How hypnotherapy helps reframe thought patterns – St George News


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CHARACTERISTIC – Everyone experiences stress and anxiety at one time or another. Stress is a response to a threat in a situation; anxiety is a reaction to this stress. Nearly 30% of adults and more than 25% of adolescents are affected by an anxiety disorder, impairing typical performance at work, home, school or in society. A an estimated 284 million people worldwide suffered from an anxiety disorder in 2017, making it the most common mental health disorder in the world.

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It is common for those who have never lived with anxiety to misunderstand or minimize the severity of its effects on others. I’ve worked with several clients who have said, “I didn’t see how anxiety could be a real problem for anyone until I experienced it myself. Now I understand!”

Anxiety disorders differ from general feelings of nervousness or anxiety because they usually involve excessive fear and cause disproportionate reactions. Anxiety produces physical and emotional symptoms including irritable bowel syndrome, headaches, fibromyalgia, chronic pain and fatigue, difficulty concentrating, nausea and dizziness.

Common anxiety disorders include panic disorder, specific phobias, separation anxiety disorder, and social anxiety. They can also mutate or enhance sleep disorders, eating disorders, post-traumatic stress disorder, body dysmorphic disorder, substance abuse, and obsessive-compulsive disorder, among others.

The Depression and Anxiety Association of America cites that only 30% of people with anxiety disorders receive effective treatment. People with anxiety disorders can try to manage their condition by avoiding triggers. Unfortunately, this type of avoidance only serves to reinforce fears and worries. Most modern types of therapy deal with negative thinking and avoidance to help you deal with anxiety.

Beyond drugs, There are two treatment methods that are recognized as effective, long-term solutions for anxiety disorder. They work well alone but can be more effective when combined.

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The first approach is to locate the root of the anxiety and address what triggered the anxiety in the first place, helping the brain and body learn that it’s okay to feel safe again. It is important to know that many anxieties are rooted in trauma. People who experienced childhood trauma are most likely to develop an anxiety disorder, but anxiety disorders can also arise from other situations in adulthood: events large and small, or a series of stressful situations that follow each other over time.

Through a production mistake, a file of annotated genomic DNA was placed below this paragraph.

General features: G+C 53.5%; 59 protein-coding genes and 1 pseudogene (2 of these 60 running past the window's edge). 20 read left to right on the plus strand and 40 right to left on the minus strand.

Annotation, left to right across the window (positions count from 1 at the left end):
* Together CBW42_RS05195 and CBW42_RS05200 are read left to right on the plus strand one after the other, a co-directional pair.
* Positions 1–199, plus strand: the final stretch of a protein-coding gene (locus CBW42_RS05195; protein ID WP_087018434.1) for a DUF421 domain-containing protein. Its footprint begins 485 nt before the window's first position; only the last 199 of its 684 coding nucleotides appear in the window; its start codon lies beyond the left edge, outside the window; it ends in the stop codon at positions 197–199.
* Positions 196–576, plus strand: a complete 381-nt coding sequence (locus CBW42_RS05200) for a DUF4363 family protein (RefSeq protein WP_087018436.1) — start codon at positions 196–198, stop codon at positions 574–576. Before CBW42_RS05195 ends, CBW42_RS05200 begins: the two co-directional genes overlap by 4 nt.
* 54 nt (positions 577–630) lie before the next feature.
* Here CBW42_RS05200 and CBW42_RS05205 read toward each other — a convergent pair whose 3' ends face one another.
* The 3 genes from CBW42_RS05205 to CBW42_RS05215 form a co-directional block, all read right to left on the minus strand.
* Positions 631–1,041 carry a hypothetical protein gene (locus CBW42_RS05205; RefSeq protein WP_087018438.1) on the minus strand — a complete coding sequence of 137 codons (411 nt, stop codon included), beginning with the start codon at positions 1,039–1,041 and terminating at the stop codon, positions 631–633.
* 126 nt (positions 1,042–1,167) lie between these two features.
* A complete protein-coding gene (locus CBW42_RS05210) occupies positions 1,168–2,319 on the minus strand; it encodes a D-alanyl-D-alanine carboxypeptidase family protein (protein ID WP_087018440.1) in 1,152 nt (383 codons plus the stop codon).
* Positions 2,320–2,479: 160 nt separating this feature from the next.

Identifying experiences that may have occurred before the onset of the anxiety disorder can provide clues to uncomfortable or undesirable events that may be causing the anxiety. Treating and curing the cause (or causes) with a trained therapist is ideal.

The second method is to desensitize and reduce anxiety by identifying thoughts and feelings that arise before and during anxiety-provoking situations, challenging those anxious thoughts and feelings with positive thoughts, and then using relaxation exercises to help implement these new positive emotions in situations that can normally be anxiety-provoking. It’s called cognitive behavioral therapy, and its methods have been shown to be effective in permanently altering negative emotions over time.

In clinical hypnotherapy, we find both methods to be equally important. Hypnotherapy accesses a deeper state of consciousness, where brain cycles slow down and thoughts become easier to retain, manage and process. During hypnotherapy, neuroplasticity, or the brain’s ability to change, is heightened and the brain is primed for immediate changes to occur. Trauma treatment and healing work during hypnotherapy is extremely effective for profound mind shifts.

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As a clinical hypnotherapist, I work with people to locate and process the feelings behind their anxieties. They are then able to process the emotions of small or large traumas in a healthier way that gives closure and also benefits their future life. After doing the work to heal, reframe and desensitize old or stubborn trauma and while the brain is in a state of hyperplasticity, we use cognitive behavioral therapy methods to build new neural pathways. We train ourselves to experience scenarios that would typically evoke anxiety while experiencing new positive emotions in place of anxiety.

Research shows that the longer a person with anxiety takes to process their disorder, the worse the problem will become. If you or a loved one are suffering from the effects of an anxiety disorder, it is best to act as soon as possible. Contact a qualified hypnotherapist or clinical therapist today and move forward on your journey to find peace and confidence in any situation.

To overcome your anxiety disorder through hypnotherapy, please contact me for a consultation or an appointment by phone or text at 435-429-2560 or by email at [email protected].

Written by ERIN DEL TORO, Clinical Therapist Certified in Modern Balanced Hypnotherapy.

This article originally appeared in the July/August 2022 issue of St. George Health and Wellness magazine.

Copyright St.George News, LLC, 2022, all rights reserved.


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